EZdrinking

Searching for the world's best drinks and what makes them extraordinary.

Searching for the world's best drinks and what makes them extraordinary. EZdrinking is a drinks blog by Eric Zandona that focuses on distilled spirits, wine, craft beer and specialty coffee. Here you can find reviews of drinks, drink books, articles about current & historical trends, as well as how to make liqueurs, bitters, and other spirit based drinks at home.

Filtering by Tag: Kentucky Bourbon

Review: Russell's Reserve 10 Year Old Bourbon

Owned By Gruppo Campari, Russell's Reserve Small Batch 10 Year Old Kentucky Straight Bourbon Whiskey is distilled at the WIld Turkey Distillery in Lawrenceburg, Kentucky and bottled at 45% ABV.

Price: $28-$44

In 1942, Austin Nichols, a wine and spirits importer began buying bulk bourbon from the Old Hickory Distillery in Tyrone, Kentucky. For about 30 years Nichols bought and bottled this bourbon under the Wild Turkey brand. Then in 1971, Nichols purchased the Old Hickory Distillery from the Ripy family and renamed it the Wild Turkey Distillery. At the time Nichols bought the distillery a native Kentuckian, Jimmy Russell, served as the Master Distiller overseeing the distillation and aging of all their whiskey. Russell began working working at the distillery sweeping floors and worked his way up, learning the tradition and practice of making bourbon from Bill Hughes and Ernest W. Ripy, Jr. 

Fast forward to 2000, Jimmy Russell and his son Eddie worked together to create Russell's Reserve Small Batch 10 Year Old Kentucky Straight Bourbon Whiskey. Russell's Reserve stands as a testament to the dedication and skill the Russell family has demonstrated in making some of the finest American whiskey over the past 60 years. One bourbon (75/13/12 corn/rye/barley)

Lastly, Russell's Reserve 10 Year Old Bourbon  was one of nine bourbons I selected in a blind tasting of bourbons less than $50. Out of a group of 25 non-professional tasters Russell's Reserve received the highest average score making it our highest ranked bourbon of the night.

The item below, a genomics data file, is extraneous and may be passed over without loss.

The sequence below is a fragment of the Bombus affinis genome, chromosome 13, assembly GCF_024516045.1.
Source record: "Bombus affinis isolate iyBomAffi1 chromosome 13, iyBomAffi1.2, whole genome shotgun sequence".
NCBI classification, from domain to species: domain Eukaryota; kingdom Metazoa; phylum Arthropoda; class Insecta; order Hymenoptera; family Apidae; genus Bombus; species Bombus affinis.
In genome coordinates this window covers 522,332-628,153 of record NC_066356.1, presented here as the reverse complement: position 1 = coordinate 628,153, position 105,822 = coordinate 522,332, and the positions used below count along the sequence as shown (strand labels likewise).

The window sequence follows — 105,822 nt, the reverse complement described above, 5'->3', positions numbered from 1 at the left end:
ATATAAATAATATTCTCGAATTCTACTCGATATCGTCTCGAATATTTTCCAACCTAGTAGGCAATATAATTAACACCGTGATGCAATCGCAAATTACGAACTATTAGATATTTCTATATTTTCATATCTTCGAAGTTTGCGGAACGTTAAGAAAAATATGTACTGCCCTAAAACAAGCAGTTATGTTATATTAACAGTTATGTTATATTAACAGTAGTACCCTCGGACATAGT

Tasting Notes

Nose: The nose has notes of butterscotch with soft warm aromas of oak logs burning, ripe pears, and light tannins.

Palate: The palate is silky smooth with very light heat and notes of sweet vanilla are balanced with oak and tobacco. The bourbon has a slightly fruity character similar to some brandies.

Finish: The bourbon has a long finish with notes of oak and bright Chardonnay.

Conclusion: Russell's Reserve is an excellent bourbon that is a delight to drink. This is the epitome of a well balanced bourbon and very impressive for a 10 year old 90 proof bourbon. Most bourbons of this age I find are over oaked but this is a great testiment to the Russell legacy. 

Review: Four Roses Small Batch Bourbon

Owned by Kirin Company based in Japan, Four Roses Small Batch Kentucky Straight Bourbon Whiskey is distilled at the Four Roses Distillery in Lawrenceburg, Kentucky and bottled at 45% ABV.

Price: $28-$45

Four Roses Small Batch is made from vatting four different bourbons made at the distillery. Two of the bourbons are made from mash bill "E" which consists of 75% corn, 20% rye, add 5% malted barley, one of which is fermented with a yeast strain "K" which is meant to emphasise light spice and caramel flavors; and, the second is fermented with yeast strain "O" which is meant to emphasise rich fruitiness as well as light caramel and vanilla notes. The second set of bourbons are made from mash bill "B" which consists of 60% corn, 35% rye, and 5% malted barley. And, once again each is fermented with yeast strains "K" and "O." Each of these mash bill/yeast strain combinations are distilled and aged separately. For the Small Batch bourbon, these four whiskeys are aged less than 7 years, vatted together and then proofed down before bottling. While many distilleries credit their yeast for making their spirits unique, Four Roses is one of the only major bourbon distillery that goes through the added work of propagating five different yeast strains to further control the flavor profiles of their bourbons.

Lastly, Four Roses Small Batch was one of nine bourbons I selected in a blind tasting of bourbons less than $50. You can read how it did here.

Tasting Notes

Nose: Immediately on the nose are fruity notes and acetone. Underneath these initial aromas are notes of burnt oak and a strong presence of vanilla.